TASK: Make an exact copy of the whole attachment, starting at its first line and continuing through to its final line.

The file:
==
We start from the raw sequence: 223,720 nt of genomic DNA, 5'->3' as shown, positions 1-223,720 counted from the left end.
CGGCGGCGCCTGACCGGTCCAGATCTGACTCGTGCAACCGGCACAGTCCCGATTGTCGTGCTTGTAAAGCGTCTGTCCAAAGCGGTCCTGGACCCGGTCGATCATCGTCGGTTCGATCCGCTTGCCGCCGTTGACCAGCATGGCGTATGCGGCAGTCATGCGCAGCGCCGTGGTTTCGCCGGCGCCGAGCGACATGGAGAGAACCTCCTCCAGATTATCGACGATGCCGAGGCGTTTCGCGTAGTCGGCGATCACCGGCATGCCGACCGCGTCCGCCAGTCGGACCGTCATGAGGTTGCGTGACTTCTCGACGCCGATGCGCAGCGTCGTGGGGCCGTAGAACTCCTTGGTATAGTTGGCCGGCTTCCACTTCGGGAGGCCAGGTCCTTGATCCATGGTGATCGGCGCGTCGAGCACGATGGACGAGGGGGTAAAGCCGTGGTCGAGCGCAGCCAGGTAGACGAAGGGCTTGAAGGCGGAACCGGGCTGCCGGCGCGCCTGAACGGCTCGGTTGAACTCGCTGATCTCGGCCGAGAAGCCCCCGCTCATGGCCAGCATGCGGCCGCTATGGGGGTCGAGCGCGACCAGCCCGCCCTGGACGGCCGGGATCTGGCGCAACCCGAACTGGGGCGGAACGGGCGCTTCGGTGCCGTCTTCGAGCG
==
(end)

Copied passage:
We start from the raw sequence: 223,720 nt of genomic DNA, 5'->3' as shown, positions 1-223,720 counted from the left end.
CGGCGGCGCCTGACCGGTCCAGATCTGACTCGTGCAACCGGCACAGTCCCGATTGTCGTGCTTGTAAAGCGTCTGTCCAAAGCGGTCCTGGACCCGGTCGATCATCGTCGGTTCGATCCGCTTGCCGCCGTTGACCAGCATGGCGTATGCGGCAGTCATGCGCAGCGCCGTGGTTTCGCCGGCGCCGAGCGACATGGAGAGAACCTCCTCCAGATTATCGACGATGCCGAGGCGTTTCGCGTAGTCGGCGATCACCGGCATGCCGACCGCGTCCGCCAGTCGGACCGTCATGAGGTTGCGTGACTTCTCGACGCCGATGCGCAGCGTCGTGGGGCCGTAGAACTCCTTGGTATAGTTGGCCGGCTTCCACTTCGGGAGGCCAGGTCCTTGATCCATGGTGATCGGCGCGTCGAGCACGATGGACGAGGGGGTAAAGCCGTGGTCGAGCGCAGCCAGGTAGACGAAGGGCTTGAAGGCGGAACCGGGCTGCCGGCGCGCCTGAACGGCTCGGTTGAACTCGCTGATCTCGGCCGAGAAGCCCCCGCTCATGGCCAGCATGCGGCCGCTATGGGGGTCGAGCGCGACCAGCCCGCCCTGGACGGCCGGGATCTGGCGCAACCCGAACTGGGGCGGAACGGGCGCTTCGGTGCCGTCTTCGAGCG